|Publication number||US5185766 A|
|Application number||US 07/513,678|
|Publication date||Feb 9, 1993|
|Filing date||Apr 24, 1990|
|Priority date||Apr 24, 1990|
|Publication number||07513678, 513678, US 5185766 A, US 5185766A, US-A-5185766, US5185766 A, US5185766A|
|Original Assignee||Samsung Electronics Co., Ltd.|
|Export Citation||BiBTeX, EndNote, RefMan|
|Patent Citations (9), Referenced by (8), Classifications (10), Legal Events (5)|
|External Links: USPTO, USPTO Assignment, Espacenet|
This invention generally relates to the decoding of digital codes and, in particular, to means for receiving and decoding biphase-coded data.
Generally, the so-called biphase encoding technique is a kind of digital encoding method and is currently used very widely as a data modulation method. As a modulation method identical to biphase-code, there is also the Manchester code, which is referred to as a biphase-L method.
Biphase-codes are widely used in the digital communication area and are used as a remote code for European TV's or for electric home appliances.
In a known method for receiving biphase-code by use of a remote receiver and for decoding it, i.e. recognizing the received code using a microcomputer, the decoding method for reconstructing the original data is effected by performing periodic timing checks and by checking the edge status change of the biphase-code.
However, such a decoding method for detecting the edge condition of a biphase-code at every time interval requires exact timing information to be able to detect the code.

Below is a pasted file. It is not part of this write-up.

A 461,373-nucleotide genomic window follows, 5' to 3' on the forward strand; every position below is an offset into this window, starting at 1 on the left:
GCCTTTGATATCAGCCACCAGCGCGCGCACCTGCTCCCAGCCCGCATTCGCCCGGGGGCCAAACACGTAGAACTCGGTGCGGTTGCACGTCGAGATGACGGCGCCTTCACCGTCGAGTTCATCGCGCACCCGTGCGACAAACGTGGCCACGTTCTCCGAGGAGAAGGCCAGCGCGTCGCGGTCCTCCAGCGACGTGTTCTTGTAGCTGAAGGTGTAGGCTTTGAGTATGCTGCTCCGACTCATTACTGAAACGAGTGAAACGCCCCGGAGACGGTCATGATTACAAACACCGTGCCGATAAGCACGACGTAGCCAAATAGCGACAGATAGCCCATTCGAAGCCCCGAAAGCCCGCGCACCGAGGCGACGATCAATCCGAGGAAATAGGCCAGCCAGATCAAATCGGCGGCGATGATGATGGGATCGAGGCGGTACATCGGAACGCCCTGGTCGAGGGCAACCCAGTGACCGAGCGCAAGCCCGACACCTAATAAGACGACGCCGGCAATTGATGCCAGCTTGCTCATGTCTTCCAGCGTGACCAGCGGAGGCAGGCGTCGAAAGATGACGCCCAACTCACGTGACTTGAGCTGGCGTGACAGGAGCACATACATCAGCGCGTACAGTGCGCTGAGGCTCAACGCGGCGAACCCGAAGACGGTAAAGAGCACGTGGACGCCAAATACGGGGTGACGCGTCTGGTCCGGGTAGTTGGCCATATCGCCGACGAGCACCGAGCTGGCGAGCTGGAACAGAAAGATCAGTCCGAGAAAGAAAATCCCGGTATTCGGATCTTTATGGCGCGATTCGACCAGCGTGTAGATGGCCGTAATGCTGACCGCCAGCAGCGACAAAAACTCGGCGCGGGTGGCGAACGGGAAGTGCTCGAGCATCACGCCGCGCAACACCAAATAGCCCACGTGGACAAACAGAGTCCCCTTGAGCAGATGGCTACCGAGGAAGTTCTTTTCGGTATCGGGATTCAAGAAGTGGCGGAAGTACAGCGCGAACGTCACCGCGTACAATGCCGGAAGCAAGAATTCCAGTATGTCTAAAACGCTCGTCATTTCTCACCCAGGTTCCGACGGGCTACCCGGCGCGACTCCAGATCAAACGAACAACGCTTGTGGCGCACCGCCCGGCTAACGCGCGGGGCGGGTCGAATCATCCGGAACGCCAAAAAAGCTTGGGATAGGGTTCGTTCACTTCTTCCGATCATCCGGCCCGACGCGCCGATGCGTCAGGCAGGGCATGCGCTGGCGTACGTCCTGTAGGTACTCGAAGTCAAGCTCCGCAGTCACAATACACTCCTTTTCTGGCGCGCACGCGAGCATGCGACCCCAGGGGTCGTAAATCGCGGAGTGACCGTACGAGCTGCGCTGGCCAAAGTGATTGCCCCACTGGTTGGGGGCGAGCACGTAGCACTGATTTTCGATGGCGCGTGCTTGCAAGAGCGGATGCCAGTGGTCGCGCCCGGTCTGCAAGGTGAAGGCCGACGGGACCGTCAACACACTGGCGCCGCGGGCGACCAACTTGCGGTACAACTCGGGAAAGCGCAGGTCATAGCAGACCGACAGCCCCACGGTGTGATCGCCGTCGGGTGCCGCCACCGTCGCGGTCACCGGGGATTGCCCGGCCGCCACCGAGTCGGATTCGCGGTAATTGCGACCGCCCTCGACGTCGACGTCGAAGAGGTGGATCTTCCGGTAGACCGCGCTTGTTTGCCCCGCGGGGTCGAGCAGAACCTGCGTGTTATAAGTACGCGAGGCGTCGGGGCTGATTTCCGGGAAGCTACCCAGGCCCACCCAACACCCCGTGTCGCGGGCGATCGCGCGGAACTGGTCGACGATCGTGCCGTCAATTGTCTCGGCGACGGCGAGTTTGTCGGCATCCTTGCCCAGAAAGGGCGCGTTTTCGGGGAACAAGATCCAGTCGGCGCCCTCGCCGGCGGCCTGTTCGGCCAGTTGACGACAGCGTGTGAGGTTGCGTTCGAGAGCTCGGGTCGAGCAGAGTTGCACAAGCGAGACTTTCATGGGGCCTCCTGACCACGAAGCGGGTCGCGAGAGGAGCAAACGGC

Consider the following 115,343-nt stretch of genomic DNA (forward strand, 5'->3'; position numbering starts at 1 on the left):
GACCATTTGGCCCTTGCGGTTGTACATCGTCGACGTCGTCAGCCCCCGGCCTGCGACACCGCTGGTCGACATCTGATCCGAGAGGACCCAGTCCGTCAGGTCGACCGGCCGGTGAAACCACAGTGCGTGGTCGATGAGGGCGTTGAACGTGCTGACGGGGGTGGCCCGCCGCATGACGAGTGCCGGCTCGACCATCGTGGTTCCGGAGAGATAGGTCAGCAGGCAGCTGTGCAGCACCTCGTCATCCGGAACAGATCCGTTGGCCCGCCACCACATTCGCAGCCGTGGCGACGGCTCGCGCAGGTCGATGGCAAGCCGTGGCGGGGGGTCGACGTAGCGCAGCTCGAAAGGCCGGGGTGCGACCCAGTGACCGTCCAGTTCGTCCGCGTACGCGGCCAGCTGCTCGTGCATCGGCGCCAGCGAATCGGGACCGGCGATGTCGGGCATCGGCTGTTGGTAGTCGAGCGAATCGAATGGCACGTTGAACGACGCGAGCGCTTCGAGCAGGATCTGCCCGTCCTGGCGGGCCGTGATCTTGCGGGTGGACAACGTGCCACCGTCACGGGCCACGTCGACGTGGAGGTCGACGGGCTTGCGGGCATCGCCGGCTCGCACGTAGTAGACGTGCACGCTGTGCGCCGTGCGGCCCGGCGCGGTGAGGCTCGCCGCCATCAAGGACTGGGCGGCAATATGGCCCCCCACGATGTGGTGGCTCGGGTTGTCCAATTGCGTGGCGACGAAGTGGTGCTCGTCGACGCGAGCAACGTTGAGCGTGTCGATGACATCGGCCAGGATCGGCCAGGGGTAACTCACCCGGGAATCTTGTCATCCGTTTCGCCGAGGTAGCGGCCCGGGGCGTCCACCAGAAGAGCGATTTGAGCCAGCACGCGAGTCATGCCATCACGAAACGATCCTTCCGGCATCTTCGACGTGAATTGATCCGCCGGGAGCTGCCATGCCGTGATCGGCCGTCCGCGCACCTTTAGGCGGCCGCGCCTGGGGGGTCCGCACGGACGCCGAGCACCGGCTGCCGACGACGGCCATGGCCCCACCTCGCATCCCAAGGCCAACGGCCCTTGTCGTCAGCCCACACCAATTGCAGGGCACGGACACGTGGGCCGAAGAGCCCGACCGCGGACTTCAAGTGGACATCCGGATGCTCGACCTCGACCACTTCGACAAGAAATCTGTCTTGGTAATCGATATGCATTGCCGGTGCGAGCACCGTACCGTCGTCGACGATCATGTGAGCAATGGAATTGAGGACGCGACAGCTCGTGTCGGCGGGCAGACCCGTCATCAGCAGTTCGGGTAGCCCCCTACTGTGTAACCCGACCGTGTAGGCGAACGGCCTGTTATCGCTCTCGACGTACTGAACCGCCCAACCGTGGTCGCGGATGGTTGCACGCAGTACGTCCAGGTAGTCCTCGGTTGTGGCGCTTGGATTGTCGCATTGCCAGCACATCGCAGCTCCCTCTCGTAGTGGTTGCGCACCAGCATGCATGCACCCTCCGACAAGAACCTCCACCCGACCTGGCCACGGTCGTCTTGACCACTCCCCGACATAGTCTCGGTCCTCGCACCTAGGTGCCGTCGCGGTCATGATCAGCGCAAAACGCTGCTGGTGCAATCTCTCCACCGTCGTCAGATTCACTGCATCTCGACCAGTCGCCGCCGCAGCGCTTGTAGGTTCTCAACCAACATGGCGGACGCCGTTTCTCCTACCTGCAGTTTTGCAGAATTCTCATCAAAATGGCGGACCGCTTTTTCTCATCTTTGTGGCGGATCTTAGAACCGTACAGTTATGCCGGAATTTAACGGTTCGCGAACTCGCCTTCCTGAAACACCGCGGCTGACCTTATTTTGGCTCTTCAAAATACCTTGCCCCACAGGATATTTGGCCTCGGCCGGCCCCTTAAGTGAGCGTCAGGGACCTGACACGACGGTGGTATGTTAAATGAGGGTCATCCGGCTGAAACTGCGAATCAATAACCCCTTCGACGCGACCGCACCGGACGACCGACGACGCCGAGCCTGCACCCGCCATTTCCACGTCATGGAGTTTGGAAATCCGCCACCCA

Moreover, the difficulty of timing synchronization raises the cost so that systems become high priced and inexact timing is apt to cause inaccurate reading of data. Therefore, it tends to be that the less error margin a system has, the higher the price is.
The present invention aims to provide a generally improved apparatus for decoding biphase-code data.
According to a first aspect of the present invention, there is provided apparatus for receiving and decoding biphase-coded data, comprising:
a receiver for receiving a bit stream of biphase-coded data;
a microprocessor for detecting edges of the pulses forming the bit stream received by the receiver;
for determining the time periods between said edges; and
for decoding the sequence of bits in the bit stream, from said determined time periods.
In a preferred embodiment, the detector of the microprocessor is arranged to detect edges which are either all falling edges or all rising edges.
Preferably, the apparatus is arranged to receive and decode data in which the period of a bit is 2t and is adapted to discriminate between time periods of 2t, 3t and 4t, to identify different sequences of bits in the bit stream.
Preferably, said microprocessor is arranged to decode said sequence of bits from not only said time periods but also from the logical value of the last detected bit.
Preferably, the apparatus includes a register arranged to be incremented by the number of bits decoded, and means for testing whether the count of said register is equal to an expected number of bits in said bit stream.
The apparatus is preferably arranged to receive and decode data encoded in a vesta code.
The apparatus is preferably arranged to receive and decode data in which at least one leading bit of said bit stream has a predetermined logical value.
The apparatus may comprise a microcomputer for controlling operation of the apparatus; a remote receiver for receiving remotely transmitted coded data and transmitting the data to the microcomputer; at least one remote transmitter for remotely transmitting said coded data to the remote receiver in accordance with key information entered at the transmitter by a user; and at least one peripheral device arranged to be controlled by the microcomputer in accordance with said coded data.
The invention also extends to television or video apparatus which includes apparatus in accordance with the first aspect of the invention for receiving and decoding biphase-coded data.
In a second aspect, the invention provides a method of decoding a bit stream of biphase-coded data, comprising the steps of detecting edges of pulses forming the bit stream, determining the time periods between said edges, and decoding the sequence of bits in the bit stream, from said time periods.